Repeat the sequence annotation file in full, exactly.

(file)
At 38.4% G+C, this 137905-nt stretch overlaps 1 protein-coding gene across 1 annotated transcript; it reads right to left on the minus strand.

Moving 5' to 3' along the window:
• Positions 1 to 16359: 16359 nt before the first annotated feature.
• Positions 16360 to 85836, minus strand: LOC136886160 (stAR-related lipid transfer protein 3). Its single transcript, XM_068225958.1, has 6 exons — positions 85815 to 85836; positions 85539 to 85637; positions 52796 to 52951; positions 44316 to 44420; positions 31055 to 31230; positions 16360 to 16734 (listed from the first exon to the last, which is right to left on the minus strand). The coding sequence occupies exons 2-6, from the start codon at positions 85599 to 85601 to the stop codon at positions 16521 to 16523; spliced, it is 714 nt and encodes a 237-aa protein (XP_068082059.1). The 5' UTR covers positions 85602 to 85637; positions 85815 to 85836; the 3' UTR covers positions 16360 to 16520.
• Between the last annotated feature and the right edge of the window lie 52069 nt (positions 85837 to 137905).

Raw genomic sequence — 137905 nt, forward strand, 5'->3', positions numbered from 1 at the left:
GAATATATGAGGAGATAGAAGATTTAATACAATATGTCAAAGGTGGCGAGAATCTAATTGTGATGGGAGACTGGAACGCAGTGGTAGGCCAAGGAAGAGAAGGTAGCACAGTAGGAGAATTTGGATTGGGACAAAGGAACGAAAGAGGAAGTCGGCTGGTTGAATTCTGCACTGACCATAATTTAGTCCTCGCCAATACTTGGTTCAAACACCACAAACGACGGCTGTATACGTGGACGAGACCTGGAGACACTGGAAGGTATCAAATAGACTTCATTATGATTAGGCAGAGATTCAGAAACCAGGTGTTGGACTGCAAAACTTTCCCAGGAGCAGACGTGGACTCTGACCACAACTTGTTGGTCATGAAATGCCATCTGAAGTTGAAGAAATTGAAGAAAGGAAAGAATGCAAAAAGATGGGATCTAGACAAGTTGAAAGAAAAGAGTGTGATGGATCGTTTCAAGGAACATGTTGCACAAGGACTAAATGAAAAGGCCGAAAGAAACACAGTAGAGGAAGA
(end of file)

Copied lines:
At 38.4% G+C, this 137905-nt stretch overlaps 1 protein-coding gene across 1 annotated transcript; it reads right to left on the minus strand.

Moving 5' to 3' along the window:
• Positions 1 to 16359: 16359 nt before the first annotated feature.
• Positions 16360 to 85836, minus strand: LOC136886160 (stAR-related lipid transfer protein 3). Its single transcript, XM_068225958.1, has 6 exons — positions 85815 to 85836; positions 85539 to 85637; positions 52796 to 52951; positions 44316 to 44420; positions 31055 to 31230; positions 16360 to 16734 (listed from the first exon to the last, which is right to left on the minus strand). The coding sequence occupies exons 2-6, from the start codon at positions 85599 to 85601 to the stop codon at positions 16521 to 16523; spliced, it is 714 nt and encodes a 237-aa protein (XP_068082059.1). The 5' UTR covers positions 85602 to 85637; positions 85815 to 85836; the 3' UTR covers positions 16360 to 16520.
• Between the last annotated feature and the right edge of the window lie 52069 nt (positions 85837 to 137905).

Raw genomic sequence — 137905 nt, forward strand, 5'->3', positions numbered from 1 at the left:
GAATATATGAGGAGATAGAAGATTTAATACAATATGTCAAAGGTGGCGAGAATCTAATTGTGATGGGAGACTGGAACGCAGTGGTAGGCCAAGGAAGAGAAGGTAGCACAGTAGGAGAATTTGGATTGGGACAAAGGAACGAAAGAGGAAGTCGGCTGGTTGAATTCTGCACTGACCATAATTTAGTCCTCGCCAATACTTGGTTCAAACACCACAAACGACGGCTGTATACGTGGACGAGACCTGGAGACACTGGAAGGTATCAAATAGACTTCATTATGATTAGGCAGAGATTCAGAAACCAGGTGTTGGACTGCAAAACTTTCCCAGGAGCAGACGTGGACTCTGACCACAACTTGTTGGTCATGAAATGCCATCTGAAGTTGAAGAAATTGAAGAAAGGAAAGAATGCAAAAAGATGGGATCTAGACAAGTTGAAAGAAAAGAGTGTGATGGATCGTTTCAAGGAACATGTTGCACAAGGACTAAATGAAAAGGCCGAAAGAAACACAGTAGAGGAAGA